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About strategic businesses during the COVID-19 pandemic

Vlad Ambrozie
Vlad Ambrozie

With a few notable exceptions, all companies are struggling these days. For some it is about organizing general business survival, for some it is about dealing with the short-term cash-flow management, some are restructuring their business and resetting the employment scheme, while for some the only option was to freeze production and apply for various public support measures.

However, certain industries are more flexible and were able to redress, at least partially. This is not good only for themselves, but they are also maintaining employment, supply chains, and in the same time they found a way to contribute with the services and products needed during this period. And of course, all this brings hope and helps building up a momentum.

Each day we see companies facing the new realities and pushing for business reconversions and, just to name a few, we have cosmetics companies switching to disinfectants, chemical companies going for biocides and clothing companies delivering gowns and other protection equipment. In the same time, we hear the officials asking the state-owned companies to pursue their planned investments and help preserving economic traction, while other private entities declared in the media they were ready to accommodate various needs should the government ask.

Risks. The role of old and new strategic businesses.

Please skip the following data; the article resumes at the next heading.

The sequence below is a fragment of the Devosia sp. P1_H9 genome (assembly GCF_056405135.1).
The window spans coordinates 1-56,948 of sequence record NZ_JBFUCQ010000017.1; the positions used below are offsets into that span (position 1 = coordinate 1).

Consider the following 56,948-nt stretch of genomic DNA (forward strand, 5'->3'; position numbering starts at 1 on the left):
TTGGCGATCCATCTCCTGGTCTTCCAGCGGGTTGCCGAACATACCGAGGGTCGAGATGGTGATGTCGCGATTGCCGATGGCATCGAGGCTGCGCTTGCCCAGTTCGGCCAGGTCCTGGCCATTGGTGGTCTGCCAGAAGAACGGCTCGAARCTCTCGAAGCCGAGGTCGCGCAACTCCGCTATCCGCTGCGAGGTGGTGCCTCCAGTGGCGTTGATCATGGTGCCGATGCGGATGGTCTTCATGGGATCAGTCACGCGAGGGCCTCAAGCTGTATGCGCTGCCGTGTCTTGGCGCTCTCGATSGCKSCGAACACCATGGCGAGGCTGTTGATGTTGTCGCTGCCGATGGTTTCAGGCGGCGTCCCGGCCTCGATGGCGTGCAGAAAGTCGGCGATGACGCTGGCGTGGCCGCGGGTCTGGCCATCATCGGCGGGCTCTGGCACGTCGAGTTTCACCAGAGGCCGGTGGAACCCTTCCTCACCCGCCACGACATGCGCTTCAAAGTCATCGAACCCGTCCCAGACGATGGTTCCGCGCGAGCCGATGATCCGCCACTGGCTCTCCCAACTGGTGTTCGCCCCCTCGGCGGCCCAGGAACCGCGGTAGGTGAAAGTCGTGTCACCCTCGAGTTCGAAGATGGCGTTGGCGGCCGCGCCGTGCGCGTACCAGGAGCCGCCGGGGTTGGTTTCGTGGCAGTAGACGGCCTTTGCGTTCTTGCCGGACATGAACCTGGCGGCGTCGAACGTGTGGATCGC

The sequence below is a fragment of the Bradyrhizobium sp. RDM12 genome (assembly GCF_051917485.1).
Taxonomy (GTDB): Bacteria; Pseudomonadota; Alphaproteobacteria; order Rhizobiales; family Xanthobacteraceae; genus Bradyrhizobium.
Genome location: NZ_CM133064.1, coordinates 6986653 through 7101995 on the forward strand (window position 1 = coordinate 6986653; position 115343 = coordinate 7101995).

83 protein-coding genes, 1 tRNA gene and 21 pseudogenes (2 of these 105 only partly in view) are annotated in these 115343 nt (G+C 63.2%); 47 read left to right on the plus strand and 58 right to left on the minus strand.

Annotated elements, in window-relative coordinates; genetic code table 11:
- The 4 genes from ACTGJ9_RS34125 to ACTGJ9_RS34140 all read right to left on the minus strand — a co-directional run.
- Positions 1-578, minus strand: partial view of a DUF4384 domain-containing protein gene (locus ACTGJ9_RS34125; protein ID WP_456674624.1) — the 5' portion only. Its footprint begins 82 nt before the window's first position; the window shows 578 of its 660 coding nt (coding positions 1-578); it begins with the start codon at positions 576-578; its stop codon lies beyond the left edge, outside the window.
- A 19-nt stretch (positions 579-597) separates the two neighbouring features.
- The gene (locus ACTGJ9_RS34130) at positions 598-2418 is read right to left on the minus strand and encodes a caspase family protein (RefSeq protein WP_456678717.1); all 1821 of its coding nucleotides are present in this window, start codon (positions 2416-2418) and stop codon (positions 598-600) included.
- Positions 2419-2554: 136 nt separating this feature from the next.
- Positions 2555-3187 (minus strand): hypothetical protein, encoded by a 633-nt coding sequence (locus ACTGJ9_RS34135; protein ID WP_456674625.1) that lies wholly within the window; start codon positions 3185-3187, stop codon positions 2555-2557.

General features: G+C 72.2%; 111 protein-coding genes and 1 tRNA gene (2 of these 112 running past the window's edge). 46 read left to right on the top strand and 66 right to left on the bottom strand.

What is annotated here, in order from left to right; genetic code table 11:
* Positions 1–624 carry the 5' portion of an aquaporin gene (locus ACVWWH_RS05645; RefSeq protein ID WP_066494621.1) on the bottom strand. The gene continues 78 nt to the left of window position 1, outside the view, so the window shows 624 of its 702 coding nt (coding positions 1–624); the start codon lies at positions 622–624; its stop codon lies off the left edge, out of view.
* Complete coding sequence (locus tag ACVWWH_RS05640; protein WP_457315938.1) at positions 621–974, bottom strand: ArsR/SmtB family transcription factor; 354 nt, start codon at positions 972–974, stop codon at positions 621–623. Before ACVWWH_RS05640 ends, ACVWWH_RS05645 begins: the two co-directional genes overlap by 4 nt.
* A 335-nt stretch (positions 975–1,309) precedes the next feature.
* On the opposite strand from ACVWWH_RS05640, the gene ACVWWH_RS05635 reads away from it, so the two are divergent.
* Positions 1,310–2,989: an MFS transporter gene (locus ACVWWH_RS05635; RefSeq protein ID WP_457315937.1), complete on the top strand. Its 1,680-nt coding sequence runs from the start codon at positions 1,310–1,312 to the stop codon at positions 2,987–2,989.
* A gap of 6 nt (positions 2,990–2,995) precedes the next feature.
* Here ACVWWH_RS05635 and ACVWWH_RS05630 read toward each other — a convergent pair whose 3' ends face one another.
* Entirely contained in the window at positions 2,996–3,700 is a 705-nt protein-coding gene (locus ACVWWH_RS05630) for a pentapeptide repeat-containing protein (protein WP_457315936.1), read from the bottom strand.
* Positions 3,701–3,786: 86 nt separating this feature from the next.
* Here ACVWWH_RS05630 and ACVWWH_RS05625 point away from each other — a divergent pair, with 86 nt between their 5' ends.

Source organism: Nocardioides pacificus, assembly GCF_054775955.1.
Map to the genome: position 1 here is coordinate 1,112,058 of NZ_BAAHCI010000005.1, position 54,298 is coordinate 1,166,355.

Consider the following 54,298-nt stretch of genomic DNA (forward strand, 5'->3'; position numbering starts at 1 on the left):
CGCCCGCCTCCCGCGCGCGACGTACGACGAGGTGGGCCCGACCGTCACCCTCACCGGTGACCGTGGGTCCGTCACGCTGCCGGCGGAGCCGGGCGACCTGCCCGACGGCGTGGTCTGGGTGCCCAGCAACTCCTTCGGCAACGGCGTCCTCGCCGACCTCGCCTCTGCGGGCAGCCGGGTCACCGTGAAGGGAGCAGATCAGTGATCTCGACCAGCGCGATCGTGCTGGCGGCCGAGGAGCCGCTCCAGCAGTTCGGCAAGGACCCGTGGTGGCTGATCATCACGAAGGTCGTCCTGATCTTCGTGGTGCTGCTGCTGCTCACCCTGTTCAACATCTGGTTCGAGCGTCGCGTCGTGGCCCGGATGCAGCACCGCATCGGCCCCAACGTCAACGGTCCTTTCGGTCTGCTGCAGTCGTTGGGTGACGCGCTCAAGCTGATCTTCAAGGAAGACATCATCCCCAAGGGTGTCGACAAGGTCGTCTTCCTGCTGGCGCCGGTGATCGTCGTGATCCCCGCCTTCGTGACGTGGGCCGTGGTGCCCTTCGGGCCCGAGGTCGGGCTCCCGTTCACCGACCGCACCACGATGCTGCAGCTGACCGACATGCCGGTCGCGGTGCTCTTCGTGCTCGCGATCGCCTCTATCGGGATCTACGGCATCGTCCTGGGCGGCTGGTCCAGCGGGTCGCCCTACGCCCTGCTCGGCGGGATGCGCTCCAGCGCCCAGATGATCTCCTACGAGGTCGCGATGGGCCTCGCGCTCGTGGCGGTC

As this is a global threat we are facing, it is worth keeping an eye on global organizations and other nations’ statements and behaviors.

As expected, throughout, the stake lies with securing the basic resources (e.g., food, energy, drugs and medical services).

On the food supply threat, the United Nations Food and Agriculture Organization already warned that coronavirus measures could cause global food shortage[1]. While at the countries’ level we could already see that:
– France is calling laid off people to start working in agriculture[2];
– Switzerland introduced restrictions on the export of protective equipment[3];
– Russia considers restricting grain exports[4];
– Kazakhstan banned food exports to non-Eurasian Economic Union countries[5];
– Hungary banned the commercial export on hydroxychloroquine sulfate, an ingredient believed to help in coronavirus treatment[6].

Therefore, as priorities change, the focus can shift from the classic strategic players (e.g., infrastructure, energy, telecommunication). Besides the usual key sectors, it may be that new strategic businesses emerge, becoming essential for maintaining the overall balance.

In the given context, we could think of private courier services, logistics operators, various on-line retailers and platforms, food companies and so on.

So, as much of the economy was already impacted by the blow taken by the private sector, it is only natural for authorities to assess, monitor fluctuations and review options.

At first, this could be just a de facto judgment, but it is important for owners to understand where their business stands in the overall economic system right now, as well as to know that authorities have the means to interfere.

What can the authorities actually do?

The authorities may chose getting involved in order to preserve or put the strategic business to good use. The cornerstone for such potential interference is already acknowledged under the State of Emergency Decree no. 195/2020 where, among other, the restriction of the right to private property and of the right to economic freedom was expressly decided.

We analyze available options on three levels:

a) The requisition